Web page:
That owners Kerri Lonergan-Dreke and her mother, Diane Symms, find themselves opening a new restaurant after selling the original Lombardi's restaurant in Ballard in 2010 is something of an irony.
At the time, Symms was planning to retire, Lonergan-Dreke said. They had been dealing with a 2009 flood that damaged their Issaquah restaurant, which they were obliged to repair to fulfill the remaining years on their lease. They also saw that Ballard was changing. What was once Seattle's quiet enclave of retired Scandinavians when Lombardi's opened in 1987 had become a busy neighborhood filled with urban hipsters, especially in the last few years. It brought more customers, but it also brought more competition that left the local restaurant market "oversaturated," she said.
"It felt like a good time to sell (the Ballard restaurant) at a good price," said Lonergan-Dreke, a Lynnwood City Council member. "It seemed like the right time to scale back, to generate some cash flow for (Mom's) retirement." They also own the Lombardi's at the Everett Marina.
So, how does opening a new restaurant fit into Symms' retirement plans?
"Oh, it doesn't," Symms said with a laugh. "I failed that."
Selling the Ballard location and rebuilding the Issaquah restaurant left Symms and Lonergan-Dreke with a lot of extra restaurant equipment and a chance to do something they'd long talked about: buying their own restaurant building together.
Symms had dabbled in commercial property over the years, so she had a good idea of what to look for and where. Lonergan-Dreke saw the value of commercial property as an investment and wanted to own something. With a buyer's market for commercial real estate, they started shopping in 2011.
"Being our own landlords gives us total control over what to do with the space," said Lonergan-Dreke.
It also buffers the notoriously slim profit margins under which most restaurants operate, Lonergan-Dreke said.
Symms and Lonergan-Dreke at one time considered opening a Lombardi's at Mill Creek Town Center when it was under development several years ago. They liked the demographics and Mill Creek's upscale consumers, but they couldn't make the construction costs pencil out.
Back in the market they found a struggling restaurant a couple of miles south of Mill Creek on Bothell-Everett Highway, Lonergan-Dreke said. The mother-daughter team struck a deal to buy the building, located about a mile north of Thrasher's Corner.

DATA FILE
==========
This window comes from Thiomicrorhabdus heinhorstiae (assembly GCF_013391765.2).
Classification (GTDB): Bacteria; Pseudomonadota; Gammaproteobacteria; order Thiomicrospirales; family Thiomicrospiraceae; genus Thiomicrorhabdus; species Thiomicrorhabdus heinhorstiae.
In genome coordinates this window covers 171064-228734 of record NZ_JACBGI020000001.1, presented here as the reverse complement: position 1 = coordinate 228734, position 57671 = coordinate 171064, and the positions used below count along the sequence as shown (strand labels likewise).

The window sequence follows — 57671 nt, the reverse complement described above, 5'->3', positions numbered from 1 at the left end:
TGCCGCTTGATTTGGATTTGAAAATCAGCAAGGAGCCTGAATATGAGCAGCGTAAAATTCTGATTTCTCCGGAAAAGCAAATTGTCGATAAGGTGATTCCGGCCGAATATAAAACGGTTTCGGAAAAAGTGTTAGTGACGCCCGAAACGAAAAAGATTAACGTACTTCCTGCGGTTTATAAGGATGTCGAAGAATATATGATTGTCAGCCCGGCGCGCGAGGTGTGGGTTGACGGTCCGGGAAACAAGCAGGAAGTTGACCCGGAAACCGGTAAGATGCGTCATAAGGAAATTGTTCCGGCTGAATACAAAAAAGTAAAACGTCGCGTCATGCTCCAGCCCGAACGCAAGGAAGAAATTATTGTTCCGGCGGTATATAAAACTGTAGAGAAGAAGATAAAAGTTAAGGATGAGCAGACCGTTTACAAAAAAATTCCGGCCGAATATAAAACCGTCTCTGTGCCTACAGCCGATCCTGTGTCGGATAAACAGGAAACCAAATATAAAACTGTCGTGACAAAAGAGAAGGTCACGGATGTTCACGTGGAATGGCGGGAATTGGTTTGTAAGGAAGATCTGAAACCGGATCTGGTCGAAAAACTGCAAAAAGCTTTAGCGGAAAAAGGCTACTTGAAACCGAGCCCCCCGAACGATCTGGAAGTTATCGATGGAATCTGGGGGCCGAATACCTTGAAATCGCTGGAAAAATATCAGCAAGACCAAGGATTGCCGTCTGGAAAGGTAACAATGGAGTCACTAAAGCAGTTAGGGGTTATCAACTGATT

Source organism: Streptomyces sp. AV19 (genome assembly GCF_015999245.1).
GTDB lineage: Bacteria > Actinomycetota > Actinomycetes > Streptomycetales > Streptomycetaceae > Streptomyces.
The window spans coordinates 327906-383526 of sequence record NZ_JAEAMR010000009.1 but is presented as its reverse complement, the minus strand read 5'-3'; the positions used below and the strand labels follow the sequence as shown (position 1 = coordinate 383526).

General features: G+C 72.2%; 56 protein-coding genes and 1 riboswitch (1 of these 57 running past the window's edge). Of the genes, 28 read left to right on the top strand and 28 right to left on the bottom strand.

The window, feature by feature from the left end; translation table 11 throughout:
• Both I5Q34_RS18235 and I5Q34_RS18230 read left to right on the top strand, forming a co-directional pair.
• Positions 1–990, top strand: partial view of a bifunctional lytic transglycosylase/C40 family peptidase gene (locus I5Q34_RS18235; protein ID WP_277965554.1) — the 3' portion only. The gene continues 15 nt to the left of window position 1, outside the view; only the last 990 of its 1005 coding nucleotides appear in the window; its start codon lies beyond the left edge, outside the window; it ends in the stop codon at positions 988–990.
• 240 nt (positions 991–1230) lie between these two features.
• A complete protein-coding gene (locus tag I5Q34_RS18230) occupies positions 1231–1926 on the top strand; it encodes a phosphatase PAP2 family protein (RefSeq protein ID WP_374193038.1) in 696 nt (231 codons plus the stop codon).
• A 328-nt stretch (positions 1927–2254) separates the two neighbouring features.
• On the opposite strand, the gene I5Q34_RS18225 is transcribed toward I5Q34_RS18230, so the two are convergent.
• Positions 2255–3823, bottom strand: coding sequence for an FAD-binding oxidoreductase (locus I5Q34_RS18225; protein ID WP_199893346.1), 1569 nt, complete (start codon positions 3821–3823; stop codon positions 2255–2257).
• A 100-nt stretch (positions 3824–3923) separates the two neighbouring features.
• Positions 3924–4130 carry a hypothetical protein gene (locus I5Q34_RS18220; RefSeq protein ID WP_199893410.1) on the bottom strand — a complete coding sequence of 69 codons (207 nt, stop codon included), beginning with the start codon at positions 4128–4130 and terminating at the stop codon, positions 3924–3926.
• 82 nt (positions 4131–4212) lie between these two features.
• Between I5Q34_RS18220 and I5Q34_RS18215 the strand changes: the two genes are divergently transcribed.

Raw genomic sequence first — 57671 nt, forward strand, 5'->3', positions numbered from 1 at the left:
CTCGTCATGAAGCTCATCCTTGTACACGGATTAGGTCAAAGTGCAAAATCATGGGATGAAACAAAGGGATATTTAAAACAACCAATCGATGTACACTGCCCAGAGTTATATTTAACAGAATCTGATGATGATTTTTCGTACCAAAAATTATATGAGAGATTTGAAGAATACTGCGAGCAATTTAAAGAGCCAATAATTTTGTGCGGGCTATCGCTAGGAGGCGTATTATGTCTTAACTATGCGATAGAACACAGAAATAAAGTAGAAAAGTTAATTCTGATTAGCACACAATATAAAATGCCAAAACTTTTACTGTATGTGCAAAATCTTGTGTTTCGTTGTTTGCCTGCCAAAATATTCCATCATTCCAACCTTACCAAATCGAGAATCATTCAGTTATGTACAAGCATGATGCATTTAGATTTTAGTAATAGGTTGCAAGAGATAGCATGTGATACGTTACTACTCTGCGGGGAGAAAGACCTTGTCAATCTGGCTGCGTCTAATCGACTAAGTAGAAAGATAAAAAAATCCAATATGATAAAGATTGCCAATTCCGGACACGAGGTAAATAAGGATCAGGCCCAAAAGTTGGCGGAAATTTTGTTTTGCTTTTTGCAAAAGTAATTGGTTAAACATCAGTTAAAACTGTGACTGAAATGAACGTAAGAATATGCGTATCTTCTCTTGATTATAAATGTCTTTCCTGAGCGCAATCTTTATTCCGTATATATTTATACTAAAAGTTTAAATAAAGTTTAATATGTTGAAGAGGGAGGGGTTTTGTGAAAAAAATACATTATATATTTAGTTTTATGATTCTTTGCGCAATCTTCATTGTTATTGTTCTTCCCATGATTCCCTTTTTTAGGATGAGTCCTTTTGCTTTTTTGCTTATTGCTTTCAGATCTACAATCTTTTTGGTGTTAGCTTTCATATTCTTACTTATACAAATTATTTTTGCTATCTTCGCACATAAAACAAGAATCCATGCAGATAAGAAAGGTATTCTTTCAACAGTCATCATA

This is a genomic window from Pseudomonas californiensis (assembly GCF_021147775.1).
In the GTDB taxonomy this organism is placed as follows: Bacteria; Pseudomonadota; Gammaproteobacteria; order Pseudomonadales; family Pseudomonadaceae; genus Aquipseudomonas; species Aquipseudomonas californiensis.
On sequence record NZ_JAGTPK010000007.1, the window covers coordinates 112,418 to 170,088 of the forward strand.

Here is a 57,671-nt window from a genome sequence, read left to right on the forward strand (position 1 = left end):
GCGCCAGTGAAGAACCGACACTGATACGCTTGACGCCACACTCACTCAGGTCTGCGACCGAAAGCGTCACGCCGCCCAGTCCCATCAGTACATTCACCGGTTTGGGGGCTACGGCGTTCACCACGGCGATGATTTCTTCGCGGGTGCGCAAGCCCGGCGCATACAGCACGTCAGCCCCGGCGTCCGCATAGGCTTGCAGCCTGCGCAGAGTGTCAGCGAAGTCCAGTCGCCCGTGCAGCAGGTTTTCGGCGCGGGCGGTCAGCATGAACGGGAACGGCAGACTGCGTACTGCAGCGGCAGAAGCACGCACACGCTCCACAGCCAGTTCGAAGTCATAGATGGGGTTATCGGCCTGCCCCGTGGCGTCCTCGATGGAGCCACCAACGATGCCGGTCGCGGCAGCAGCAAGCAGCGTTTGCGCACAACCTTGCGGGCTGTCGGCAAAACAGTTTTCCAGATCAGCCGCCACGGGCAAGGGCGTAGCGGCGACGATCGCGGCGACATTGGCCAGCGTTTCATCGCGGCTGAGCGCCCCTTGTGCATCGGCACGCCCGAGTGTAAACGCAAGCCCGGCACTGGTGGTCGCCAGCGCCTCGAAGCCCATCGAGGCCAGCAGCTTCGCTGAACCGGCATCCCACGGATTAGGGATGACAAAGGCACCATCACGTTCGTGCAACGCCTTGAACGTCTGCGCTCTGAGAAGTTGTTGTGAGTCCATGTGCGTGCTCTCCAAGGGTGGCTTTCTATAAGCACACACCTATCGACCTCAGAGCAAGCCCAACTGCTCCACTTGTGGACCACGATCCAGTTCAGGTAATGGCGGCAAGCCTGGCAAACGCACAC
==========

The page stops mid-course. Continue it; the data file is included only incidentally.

"This Mill Creek location was attractive," Lonergan-Dreke said, even though it comes with a Bothell address. She said the new location is closer to Mill Creek in her mind.
Either way, the prospect of Lombardi's already appeals to the locals weeks before it opens. Symms said a couple wandered into the building and were delighted to learn it would be one of their favorite restaurants.
"They said this area needs a good restaurant," Symms said. "They were so happy that they won't have to drive up to Everett."
The building is being remodeled inside and out to reflect the Lombardi's theme.
"This building needed a face-lift," Symms said.
The exterior will feature a new pergola over a tiled entryway with outdoor seating. Italian cypress trees, a fig tree, screens and mood music will help shield diners from the traffic on the Bothell-Everett Highway.
The kitchen's stoves and a new stone pizza oven will be visible from the main seating area, and separated by windows from the bar, which is 50 percent larger than the lounge at the Everett location. More windows and a fireplace will define the bar from a group dining area. The pizza oven will also allow more menu options, Symms said.
Lonergan-Dreke said the building had "good bones" and its mechanical systems were all in good shape, but they had to gut the kitchen to fix its design shortcomings and accommodate the new pizza oven's exhaust fan.
Kris Korshaven, assistant general manager of the Everett restaurant, will oversee the new Mill Creek restaurant. Executive chef Jeremy Taisey and selected senior staff from Everett will "teach Lombardi's culture" to the new Mill Creek employees, Lonergan-Dreke said. She expects the new restaurant to employ about 40 people, bringing total employment to 110 in the three restaurants.
Symms said she's excited about her "retirement." While Lonergan-Dreke will become Lombardi's CEO and handle day-to-day operations, "I'll get to do all the fun stuff," she said.
Kurt Batdorf: 425-339-3102; email@example.com.